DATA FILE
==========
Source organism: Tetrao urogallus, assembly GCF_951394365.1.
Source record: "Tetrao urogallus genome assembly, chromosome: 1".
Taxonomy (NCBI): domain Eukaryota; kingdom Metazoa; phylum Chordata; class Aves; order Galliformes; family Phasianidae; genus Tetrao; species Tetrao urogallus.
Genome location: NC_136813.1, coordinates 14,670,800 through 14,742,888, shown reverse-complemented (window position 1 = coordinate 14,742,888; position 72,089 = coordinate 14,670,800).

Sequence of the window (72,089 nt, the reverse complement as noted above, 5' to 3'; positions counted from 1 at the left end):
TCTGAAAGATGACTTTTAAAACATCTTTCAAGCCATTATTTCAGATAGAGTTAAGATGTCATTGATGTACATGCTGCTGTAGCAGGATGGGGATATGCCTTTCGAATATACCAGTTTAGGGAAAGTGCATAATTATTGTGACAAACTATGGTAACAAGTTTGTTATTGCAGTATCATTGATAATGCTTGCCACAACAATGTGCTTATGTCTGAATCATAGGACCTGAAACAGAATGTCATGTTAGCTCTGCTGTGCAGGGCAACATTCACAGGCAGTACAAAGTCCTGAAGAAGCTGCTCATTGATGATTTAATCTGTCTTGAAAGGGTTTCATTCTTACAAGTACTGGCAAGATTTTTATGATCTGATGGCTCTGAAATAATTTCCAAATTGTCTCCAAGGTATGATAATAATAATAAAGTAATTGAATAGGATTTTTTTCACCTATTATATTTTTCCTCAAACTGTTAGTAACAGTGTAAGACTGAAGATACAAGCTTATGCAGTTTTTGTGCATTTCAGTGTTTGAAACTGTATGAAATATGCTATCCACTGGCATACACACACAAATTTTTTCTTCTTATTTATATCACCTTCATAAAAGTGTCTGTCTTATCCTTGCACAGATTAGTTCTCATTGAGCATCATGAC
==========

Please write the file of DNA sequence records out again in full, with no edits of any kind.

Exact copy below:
Source organism: Tetrao urogallus, assembly GCF_951394365.1.
Source record: "Tetrao urogallus genome assembly, chromosome: 1".
Taxonomy (NCBI): domain Eukaryota; kingdom Metazoa; phylum Chordata; class Aves; order Galliformes; family Phasianidae; genus Tetrao; species Tetrao urogallus.
Genome location: NC_136813.1, coordinates 14,670,800 through 14,742,888, shown reverse-complemented (window position 1 = coordinate 14,742,888; position 72,089 = coordinate 14,670,800).

Sequence of the window (72,089 nt, the reverse complement as noted above, 5' to 3'; positions counted from 1 at the left end):
TCTGAAAGATGACTTTTAAAACATCTTTCAAGCCATTATTTCAGATAGAGTTAAGATGTCATTGATGTACATGCTGCTGTAGCAGGATGGGGATATGCCTTTCGAATATACCAGTTTAGGGAAAGTGCATAATTATTGTGACAAACTATGGTAACAAGTTTGTTATTGCAGTATCATTGATAATGCTTGCCACAACAATGTGCTTATGTCTGAATCATAGGACCTGAAACAGAATGTCATGTTAGCTCTGCTGTGCAGGGCAACATTCACAGGCAGTACAAAGTCCTGAAGAAGCTGCTCATTGATGATTTAATCTGTCTTGAAAGGGTTTCATTCTTACAAGTACTGGCAAGATTTTTATGATCTGATGGCTCTGAAATAATTTCCAAATTGTCTCCAAGGTATGATAATAATAATAAAGTAATTGAATAGGATTTTTTTCACCTATTATATTTTTCCTCAAACTGTTAGTAACAGTGTAAGACTGAAGATACAAGCTTATGCAGTTTTTGTGCATTTCAGTGTTTGAAACTGTATGAAATATGCTATCCACTGGCATACACACACAAATTTTTTCTTCTTATTTATATCACCTTCATAAAAGTGTCTGTCTTATCCTTGCACAGATTAGTTCTCATTGAGCATCATGAC